Arianna Jenelle Olivares


Presentation: 9:00-10:15, Kennedy Union Ballroom



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Osteoderms are bony deposits that form and are embedded within the dermis layer of vertebrate skin. Osteoderms can be found in many species of tetrapods (amphibians, reptiles, and mammals), but are most well known from crocodilians, lizards, and armadillos. These structures are generally plate-like but can exhibit substantial variation in size, shape, thickness, surface ornamentation within and across species. The function of osteoderms is also variable, acting as protective armor, aiding in heat exchange and thermoregulation, or serving as a calcium reservoir. Several frog species have previously been reported to possess osteoderms, but the evolution, diversity, and function of these structures within living amphibians is poorly understood. The central aim of this study is to investigate the presence and characteristics of osteoderms among species to better understand how many times this trait has evolved in frogs and infer potential functions based on ecological data from the literature. We are using publicly available micro-computed tomography (microCT) data of all major frog groups to identify all species that possess osteoderms and to quantify osteoderm diversity (e.g., size, shape, thickness). Our results demonstrate that 1) osteoderms have evolved many times throughout the frog tree of life, 2) the location and anatomy of osteoderms vary substantially across species, and 3) these structures have arisen in species that vary dramatically in body size and ecology.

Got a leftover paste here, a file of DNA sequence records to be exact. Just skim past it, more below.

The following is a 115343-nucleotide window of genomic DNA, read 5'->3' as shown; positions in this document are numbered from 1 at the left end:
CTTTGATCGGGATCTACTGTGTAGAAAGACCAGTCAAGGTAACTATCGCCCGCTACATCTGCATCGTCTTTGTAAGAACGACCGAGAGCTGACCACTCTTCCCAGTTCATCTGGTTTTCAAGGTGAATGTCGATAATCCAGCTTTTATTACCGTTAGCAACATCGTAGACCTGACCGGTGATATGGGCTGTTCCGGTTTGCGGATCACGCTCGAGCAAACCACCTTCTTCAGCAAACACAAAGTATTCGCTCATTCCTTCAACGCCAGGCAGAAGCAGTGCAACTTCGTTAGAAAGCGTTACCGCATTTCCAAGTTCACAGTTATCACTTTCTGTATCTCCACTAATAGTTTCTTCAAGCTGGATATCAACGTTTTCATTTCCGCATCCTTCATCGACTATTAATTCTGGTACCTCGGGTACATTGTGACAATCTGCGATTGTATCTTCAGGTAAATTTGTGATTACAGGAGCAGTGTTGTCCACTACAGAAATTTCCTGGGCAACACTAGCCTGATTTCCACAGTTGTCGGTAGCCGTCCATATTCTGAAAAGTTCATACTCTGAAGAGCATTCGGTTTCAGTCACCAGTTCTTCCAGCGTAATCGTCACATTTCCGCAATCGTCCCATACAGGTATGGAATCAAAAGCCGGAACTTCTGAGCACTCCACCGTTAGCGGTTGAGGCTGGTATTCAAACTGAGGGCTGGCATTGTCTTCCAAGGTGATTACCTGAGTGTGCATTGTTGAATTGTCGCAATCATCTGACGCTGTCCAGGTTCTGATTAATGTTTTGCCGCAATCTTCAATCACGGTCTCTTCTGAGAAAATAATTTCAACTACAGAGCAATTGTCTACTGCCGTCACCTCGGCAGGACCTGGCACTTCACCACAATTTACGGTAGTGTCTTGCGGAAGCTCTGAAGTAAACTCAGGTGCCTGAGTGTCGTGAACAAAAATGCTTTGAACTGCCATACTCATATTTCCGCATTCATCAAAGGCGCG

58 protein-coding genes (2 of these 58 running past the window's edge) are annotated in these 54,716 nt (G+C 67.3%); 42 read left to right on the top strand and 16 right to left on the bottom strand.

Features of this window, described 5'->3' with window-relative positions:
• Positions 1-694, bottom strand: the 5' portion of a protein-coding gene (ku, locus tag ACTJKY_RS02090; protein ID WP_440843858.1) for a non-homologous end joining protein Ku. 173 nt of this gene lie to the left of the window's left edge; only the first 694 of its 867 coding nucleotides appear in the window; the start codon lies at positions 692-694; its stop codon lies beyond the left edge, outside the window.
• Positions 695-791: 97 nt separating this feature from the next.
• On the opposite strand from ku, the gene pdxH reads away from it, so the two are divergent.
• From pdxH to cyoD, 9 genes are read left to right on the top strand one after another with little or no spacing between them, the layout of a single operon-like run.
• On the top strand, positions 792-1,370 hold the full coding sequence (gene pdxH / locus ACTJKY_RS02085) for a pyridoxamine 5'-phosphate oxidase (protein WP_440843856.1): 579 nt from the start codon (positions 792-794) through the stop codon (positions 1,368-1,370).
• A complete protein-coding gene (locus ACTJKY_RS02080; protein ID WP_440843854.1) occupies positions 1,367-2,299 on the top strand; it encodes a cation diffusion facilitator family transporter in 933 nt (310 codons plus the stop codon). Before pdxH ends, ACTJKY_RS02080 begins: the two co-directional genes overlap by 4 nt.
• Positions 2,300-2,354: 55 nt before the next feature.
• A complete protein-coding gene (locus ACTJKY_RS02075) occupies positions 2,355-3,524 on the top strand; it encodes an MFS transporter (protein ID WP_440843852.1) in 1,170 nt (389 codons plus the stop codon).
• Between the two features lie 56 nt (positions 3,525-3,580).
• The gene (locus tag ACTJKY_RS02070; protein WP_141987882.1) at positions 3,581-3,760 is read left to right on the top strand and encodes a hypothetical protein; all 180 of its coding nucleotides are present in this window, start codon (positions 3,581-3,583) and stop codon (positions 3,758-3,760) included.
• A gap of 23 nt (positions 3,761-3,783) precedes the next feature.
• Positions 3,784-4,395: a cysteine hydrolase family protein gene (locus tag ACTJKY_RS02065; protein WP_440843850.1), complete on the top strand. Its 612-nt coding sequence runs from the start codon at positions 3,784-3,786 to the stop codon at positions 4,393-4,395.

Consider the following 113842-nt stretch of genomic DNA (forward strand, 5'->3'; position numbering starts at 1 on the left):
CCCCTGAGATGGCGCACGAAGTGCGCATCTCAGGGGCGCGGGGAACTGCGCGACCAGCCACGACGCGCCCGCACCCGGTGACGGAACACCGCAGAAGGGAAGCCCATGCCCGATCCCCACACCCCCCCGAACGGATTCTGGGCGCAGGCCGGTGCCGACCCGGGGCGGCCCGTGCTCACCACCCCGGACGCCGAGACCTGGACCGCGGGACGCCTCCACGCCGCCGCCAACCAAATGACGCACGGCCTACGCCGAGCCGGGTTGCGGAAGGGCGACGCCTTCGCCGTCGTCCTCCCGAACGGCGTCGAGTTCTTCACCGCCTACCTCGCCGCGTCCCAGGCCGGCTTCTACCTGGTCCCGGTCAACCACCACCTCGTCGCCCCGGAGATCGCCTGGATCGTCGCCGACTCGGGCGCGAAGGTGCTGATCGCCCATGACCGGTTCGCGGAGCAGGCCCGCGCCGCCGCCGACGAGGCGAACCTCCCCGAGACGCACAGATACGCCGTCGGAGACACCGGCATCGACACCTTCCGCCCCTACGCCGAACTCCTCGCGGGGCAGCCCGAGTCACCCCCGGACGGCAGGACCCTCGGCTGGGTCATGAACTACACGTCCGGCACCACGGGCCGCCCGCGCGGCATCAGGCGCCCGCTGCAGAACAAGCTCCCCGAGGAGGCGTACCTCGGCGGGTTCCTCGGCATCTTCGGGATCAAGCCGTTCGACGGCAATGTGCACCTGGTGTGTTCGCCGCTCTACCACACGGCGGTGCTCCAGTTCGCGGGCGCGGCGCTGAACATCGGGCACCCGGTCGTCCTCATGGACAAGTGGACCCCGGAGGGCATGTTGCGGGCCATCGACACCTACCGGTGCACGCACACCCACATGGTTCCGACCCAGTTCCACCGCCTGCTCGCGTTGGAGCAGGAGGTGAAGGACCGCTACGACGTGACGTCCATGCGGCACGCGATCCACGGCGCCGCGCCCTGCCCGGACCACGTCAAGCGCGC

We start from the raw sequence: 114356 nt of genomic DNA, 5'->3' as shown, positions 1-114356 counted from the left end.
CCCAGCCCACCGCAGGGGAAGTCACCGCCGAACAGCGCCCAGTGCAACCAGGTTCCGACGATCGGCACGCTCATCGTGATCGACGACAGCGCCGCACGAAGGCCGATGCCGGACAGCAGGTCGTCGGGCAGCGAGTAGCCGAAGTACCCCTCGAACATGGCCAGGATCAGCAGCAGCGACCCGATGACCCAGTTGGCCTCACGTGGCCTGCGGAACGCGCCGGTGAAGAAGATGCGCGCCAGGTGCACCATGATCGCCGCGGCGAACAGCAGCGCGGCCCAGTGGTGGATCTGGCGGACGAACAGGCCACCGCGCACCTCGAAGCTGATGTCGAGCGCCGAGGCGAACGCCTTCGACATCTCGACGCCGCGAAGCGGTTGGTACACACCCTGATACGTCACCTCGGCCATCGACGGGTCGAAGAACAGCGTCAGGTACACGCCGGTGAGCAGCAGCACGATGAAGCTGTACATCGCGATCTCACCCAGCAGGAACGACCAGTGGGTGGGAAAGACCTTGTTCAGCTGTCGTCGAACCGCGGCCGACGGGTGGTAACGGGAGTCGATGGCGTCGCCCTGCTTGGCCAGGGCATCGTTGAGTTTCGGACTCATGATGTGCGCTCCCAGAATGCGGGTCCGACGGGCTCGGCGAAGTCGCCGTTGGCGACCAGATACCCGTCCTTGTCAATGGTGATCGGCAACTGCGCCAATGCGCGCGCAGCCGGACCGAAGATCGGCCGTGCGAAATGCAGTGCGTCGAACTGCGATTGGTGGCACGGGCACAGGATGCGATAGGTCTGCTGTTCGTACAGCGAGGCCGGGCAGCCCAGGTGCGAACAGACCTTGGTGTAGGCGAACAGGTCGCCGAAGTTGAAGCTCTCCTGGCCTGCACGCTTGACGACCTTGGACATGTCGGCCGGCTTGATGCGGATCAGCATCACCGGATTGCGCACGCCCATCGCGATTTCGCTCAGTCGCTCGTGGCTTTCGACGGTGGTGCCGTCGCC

Publication Date


Project Designation

Independent Research

Primary Advisor

Daniel J. Paluh

Primary Advisor's Department



Stander Symposium, College of Arts and Sciences

Evolution and Diversity of Frog Osteoderms